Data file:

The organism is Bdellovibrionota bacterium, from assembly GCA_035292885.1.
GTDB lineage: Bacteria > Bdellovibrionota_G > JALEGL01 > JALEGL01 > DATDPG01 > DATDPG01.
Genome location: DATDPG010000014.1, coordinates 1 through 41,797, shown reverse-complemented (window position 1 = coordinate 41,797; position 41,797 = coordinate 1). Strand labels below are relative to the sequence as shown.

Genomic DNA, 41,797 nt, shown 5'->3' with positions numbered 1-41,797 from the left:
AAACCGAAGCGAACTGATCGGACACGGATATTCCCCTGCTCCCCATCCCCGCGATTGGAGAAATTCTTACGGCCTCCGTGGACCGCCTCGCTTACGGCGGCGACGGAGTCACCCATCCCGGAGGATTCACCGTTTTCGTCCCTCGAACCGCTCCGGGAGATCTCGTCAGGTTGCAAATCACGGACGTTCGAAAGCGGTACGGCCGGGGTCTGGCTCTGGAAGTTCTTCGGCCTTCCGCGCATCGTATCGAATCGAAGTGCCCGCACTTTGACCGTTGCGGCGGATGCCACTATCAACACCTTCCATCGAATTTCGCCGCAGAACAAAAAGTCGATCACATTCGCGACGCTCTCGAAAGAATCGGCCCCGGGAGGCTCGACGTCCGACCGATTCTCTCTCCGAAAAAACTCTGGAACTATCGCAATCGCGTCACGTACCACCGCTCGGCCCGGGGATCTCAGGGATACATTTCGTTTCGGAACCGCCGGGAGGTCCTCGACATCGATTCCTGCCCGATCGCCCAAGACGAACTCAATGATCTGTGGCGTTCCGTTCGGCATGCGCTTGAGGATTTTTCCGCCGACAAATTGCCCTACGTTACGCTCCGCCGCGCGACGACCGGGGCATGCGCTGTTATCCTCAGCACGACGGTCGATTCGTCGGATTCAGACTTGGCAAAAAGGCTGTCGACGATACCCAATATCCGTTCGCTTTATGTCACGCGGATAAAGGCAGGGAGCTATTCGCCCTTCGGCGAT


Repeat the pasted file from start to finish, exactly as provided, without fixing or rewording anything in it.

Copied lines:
The organism is Bdellovibrionota bacterium, from assembly GCA_035292885.1.
GTDB lineage: Bacteria > Bdellovibrionota_G > JALEGL01 > JALEGL01 > DATDPG01 > DATDPG01.
Genome location: DATDPG010000014.1, coordinates 1 through 41,797, shown reverse-complemented (window position 1 = coordinate 41,797; position 41,797 = coordinate 1). Strand labels below are relative to the sequence as shown.

Genomic DNA, 41,797 nt, shown 5'->3' with positions numbered 1-41,797 from the left:
AAACCGAAGCGAACTGATCGGACACGGATATTCCCCTGCTCCCCATCCCCGCGATTGGAGAAATTCTTACGGCCTCCGTGGACCGCCTCGCTTACGGCGGCGACGGAGTCACCCATCCCGGAGGATTCACCGTTTTCGTCCCTCGAACCGCTCCGGGAGATCTCGTCAGGTTGCAAATCACGGACGTTCGAAAGCGGTACGGCCGGGGTCTGGCTCTGGAAGTTCTTCGGCCTTCCGCGCATCGTATCGAATCGAAGTGCCCGCACTTTGACCGTTGCGGCGGATGCCACTATCAACACCTTCCATCGAATTTCGCCGCAGAACAAAAAGTCGATCACATTCGCGACGCTCTCGAAAGAATCGGCCCCGGGAGGCTCGACGTCCGACCGATTCTCTCTCCGAAAAAACTCTGGAACTATCGCAATCGCGTCACGTACCACCGCTCGGCCCGGGGATCTCAGGGATACATTTCGTTTCGGAACCGCCGGGAGGTCCTCGACATCGATTCCTGCCCGATCGCCCAAGACGAACTCAATGATCTGTGGCGTTCCGTTCGGCATGCGCTTGAGGATTTTTCCGCCGACAAATTGCCCTACGTTACGCTCCGCCGCGCGACGACCGGGGCATGCGCTGTTATCCTCAGCACGACGGTCGATTCGTCGGATTCAGACTTGGCAAAAAGGCTGTCGACGATACCCAATATCCGTTCGCTTTATGTCACGCGGATAAAGGCAGGGAGCTATTCGCCCTTCGGCGAT